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Posters' communication skills very lacking!


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#1 plonkeroo

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Posted 17 January 2005 - 08:34 PM

Some posted messages border on total illiteracy or is it just sheer lazyness? Surely nobody is really that stupid? e.g. im for I'm, u or ya for you, plz for please, and much worse ... Some of the messages are actually impossible to read or understand. I suspect that some of these guys are quite capable of expressing themselves properly but they deliberately communicate in that obscure way. (Makes them feel macho perhaps?)

Edited by plonkeroo, 17 January 2005 - 08:37 PM.

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#2 TexasAngel67

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Posted 17 January 2005 - 08:43 PM

Well, there will always be some people who are smarter than others. "Ya" is a legitimate word in the dictionary used in place of "you" but not "yes". "Yeah" is for "yes". Many people have words they can't spell correctly but that doesn't make them stupid. I've seen much worse than what you've listed in my years online. I think just about everyone I talk to online uses 'computer jargon' in place of 'real world words'. More often than not, the point gets across to the receiving individual(s). Incidentally, the word is spelled 'laziness'.

#3 jgweed

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Posted 18 January 2005 - 12:33 AM

One hears all the time that employers are concerned about improving the communication skills of their employees. And many posters here, accustomed to the jargon of IM, or the write as you think and speak school of thought, post something akin to gibberish requiring the reader to rewrite what they say into something that has meaning.
A kind person will try to make sense of what is posted, or at least ask appropriate questions for clarification. and perhaps teach and coach along the way.....
Regards,
John
Whereof one cannot speak, thereof one should be silent.

#4 phawgg

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Posted 18 January 2005 - 04:43 AM

A kind person will try to make sense of what is posted, or at least ask appropriate questions for clarification. and perhaps teach and coach along the way.....

I agree,
I first thought I'd try exceedingly hard to use proper english,
in response to the very point you make, plonkeroo.
I told myself,
"hey, these posts are from people all over the world, and they should be given an opportunity to read what might be thought of as good english".

Then I found I wasn't expressing myself the way I normally would.

So I used vernacular.

Then I seemed to notice that attention span was a factor, too.
I wrote too complicated of thoughts.
They didn't fit the quick scroll/scan mode of board use, it seemed.

I could understand 93% of what I read.
I think 34% of what I wrote was understood.

So, I adapted.

Ideally it seems 7 words per sentence is max.
Shorter is better.
Yes?

The help I'll give along the way?

I'll keep posting.
long or short...
IF I have something I think might help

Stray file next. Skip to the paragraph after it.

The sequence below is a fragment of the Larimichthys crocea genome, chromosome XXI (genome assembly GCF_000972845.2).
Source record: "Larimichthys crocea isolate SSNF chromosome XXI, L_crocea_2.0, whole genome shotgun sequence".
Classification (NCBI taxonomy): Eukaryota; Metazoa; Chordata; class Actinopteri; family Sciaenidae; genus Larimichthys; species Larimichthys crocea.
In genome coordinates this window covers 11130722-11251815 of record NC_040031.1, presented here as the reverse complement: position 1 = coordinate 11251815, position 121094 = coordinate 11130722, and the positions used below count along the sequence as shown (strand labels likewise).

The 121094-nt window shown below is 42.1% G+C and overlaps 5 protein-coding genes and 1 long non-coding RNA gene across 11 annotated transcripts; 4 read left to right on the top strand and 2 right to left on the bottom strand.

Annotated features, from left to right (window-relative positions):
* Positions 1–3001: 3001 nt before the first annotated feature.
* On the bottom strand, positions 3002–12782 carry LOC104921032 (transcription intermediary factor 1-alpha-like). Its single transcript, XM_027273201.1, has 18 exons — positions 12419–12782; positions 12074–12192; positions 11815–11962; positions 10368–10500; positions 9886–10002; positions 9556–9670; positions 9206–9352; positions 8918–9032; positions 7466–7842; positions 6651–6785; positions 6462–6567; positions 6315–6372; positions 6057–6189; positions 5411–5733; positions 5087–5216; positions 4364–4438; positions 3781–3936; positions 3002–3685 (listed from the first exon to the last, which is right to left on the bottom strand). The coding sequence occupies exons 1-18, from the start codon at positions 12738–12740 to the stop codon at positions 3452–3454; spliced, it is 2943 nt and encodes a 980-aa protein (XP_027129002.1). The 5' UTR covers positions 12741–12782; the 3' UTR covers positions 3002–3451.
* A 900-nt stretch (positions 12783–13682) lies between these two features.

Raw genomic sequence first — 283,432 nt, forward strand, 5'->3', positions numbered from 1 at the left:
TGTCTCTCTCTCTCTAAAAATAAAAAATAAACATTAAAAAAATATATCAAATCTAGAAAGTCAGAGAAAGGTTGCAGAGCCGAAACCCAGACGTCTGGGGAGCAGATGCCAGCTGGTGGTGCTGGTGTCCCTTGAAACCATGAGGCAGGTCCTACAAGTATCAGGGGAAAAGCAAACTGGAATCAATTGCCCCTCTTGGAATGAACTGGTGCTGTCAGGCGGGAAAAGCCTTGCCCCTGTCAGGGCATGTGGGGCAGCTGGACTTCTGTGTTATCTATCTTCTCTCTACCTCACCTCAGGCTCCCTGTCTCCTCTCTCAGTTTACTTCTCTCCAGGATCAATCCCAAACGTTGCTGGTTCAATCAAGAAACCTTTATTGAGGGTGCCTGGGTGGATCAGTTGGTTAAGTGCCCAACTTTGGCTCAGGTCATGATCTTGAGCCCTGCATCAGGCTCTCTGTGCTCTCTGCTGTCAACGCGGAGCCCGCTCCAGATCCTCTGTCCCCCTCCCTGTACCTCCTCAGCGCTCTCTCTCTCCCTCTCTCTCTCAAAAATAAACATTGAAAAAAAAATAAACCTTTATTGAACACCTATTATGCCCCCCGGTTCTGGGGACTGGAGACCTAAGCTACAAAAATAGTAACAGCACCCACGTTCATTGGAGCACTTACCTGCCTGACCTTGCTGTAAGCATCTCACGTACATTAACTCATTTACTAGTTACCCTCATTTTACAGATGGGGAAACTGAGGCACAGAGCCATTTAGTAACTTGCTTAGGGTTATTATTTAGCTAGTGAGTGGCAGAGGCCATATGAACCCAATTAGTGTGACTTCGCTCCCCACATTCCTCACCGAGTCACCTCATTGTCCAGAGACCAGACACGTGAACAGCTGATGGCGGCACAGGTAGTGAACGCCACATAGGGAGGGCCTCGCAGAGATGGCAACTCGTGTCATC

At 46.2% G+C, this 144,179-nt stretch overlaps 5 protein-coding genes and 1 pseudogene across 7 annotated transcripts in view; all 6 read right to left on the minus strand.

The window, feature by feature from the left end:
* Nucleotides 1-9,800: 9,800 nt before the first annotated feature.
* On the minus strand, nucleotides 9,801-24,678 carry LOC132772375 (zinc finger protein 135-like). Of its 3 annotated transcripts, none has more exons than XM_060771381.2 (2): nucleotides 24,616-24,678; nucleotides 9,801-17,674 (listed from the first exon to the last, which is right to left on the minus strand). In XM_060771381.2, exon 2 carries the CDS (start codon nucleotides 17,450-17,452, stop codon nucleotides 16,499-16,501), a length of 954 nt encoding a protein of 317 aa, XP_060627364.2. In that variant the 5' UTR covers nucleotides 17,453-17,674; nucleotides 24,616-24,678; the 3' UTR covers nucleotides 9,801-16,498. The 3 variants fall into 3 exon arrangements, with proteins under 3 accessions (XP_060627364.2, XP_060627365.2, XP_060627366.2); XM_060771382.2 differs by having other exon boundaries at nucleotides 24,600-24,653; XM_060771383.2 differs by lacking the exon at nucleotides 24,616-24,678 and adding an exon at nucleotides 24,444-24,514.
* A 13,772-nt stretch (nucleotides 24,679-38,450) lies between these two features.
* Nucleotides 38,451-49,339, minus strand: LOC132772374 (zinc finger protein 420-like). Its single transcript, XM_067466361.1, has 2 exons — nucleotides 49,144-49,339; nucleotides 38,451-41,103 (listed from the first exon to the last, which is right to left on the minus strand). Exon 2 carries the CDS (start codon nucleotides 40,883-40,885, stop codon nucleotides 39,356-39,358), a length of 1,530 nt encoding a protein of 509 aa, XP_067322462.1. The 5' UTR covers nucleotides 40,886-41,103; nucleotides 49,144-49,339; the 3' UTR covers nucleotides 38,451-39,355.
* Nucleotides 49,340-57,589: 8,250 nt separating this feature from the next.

being said.

and the EDIT BUTTON is my friend. :thumbsup:

Edited by phawgg, 18 January 2005 - 04:46 AM.

patiently patrolling, plenty of persisant pests n' problems ...

#5 Notorious

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Posted 18 January 2005 - 07:21 AM

In all my years on internet, I met people who's native language is English but couldn't spell to save their life.. :thumbsup: What irritates me most is they can't (don't even try) to spell right and on top of it use numbers to substitude for words..
"hi mate good 2 see u.. if it vasent 4 u id be in big.. I been trying to contact u 4 4 days.. ur photoes r rel inspiration 4 me lukking 4ward 2 see some more.."
There was a guy on my old forum that even made a poem for me and a girl I was with at the time using numbers instead of words..
Man that was funny.. Pitty I lost it somewhere... :flowers:
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#6 nmdamgud

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Posted 18 January 2005 - 09:12 AM

i find that the majority of people that type like that are rather young...say, under 25ish...and, yes, i've asked. or they, like myself, are rather computer illiterate...and, trying to use proper "netiquette", think they're using "netspeak".

my understanding is that "netspeak" does have certain shortcuts...lol, rofl, lmao, ty, btw, etc...and that these were originally derived back when internet service was charged by the hour. however, now that it is so widely available as "unlimited" service, the need for such "netspeak" is no longer a necessity, but some abbreviations have just stuck, such as the ones i listed above.

what really irritates me, however, is the atrocious spelling we see...and it's not bad enough that there are so many ignorant people out there....they have to prove
just how ignorant they are, by not employing their spellcheckers, which are not only supplied in every browser i've used...but also on most forums, bulletin boards, message centers, and even a few chat rooms. i can understand not wanting to take the time in a chat room...but, here? in a forum? there is just absolutely NO excuse for laziness.

however, having only today read an article that 34% of ALL florida's teachers can't even pass their own tests they give their students! either other states haven't tested their teachers...or they're smart enough not to make the results public...but at least now i have an idea of why so many kids can't spell.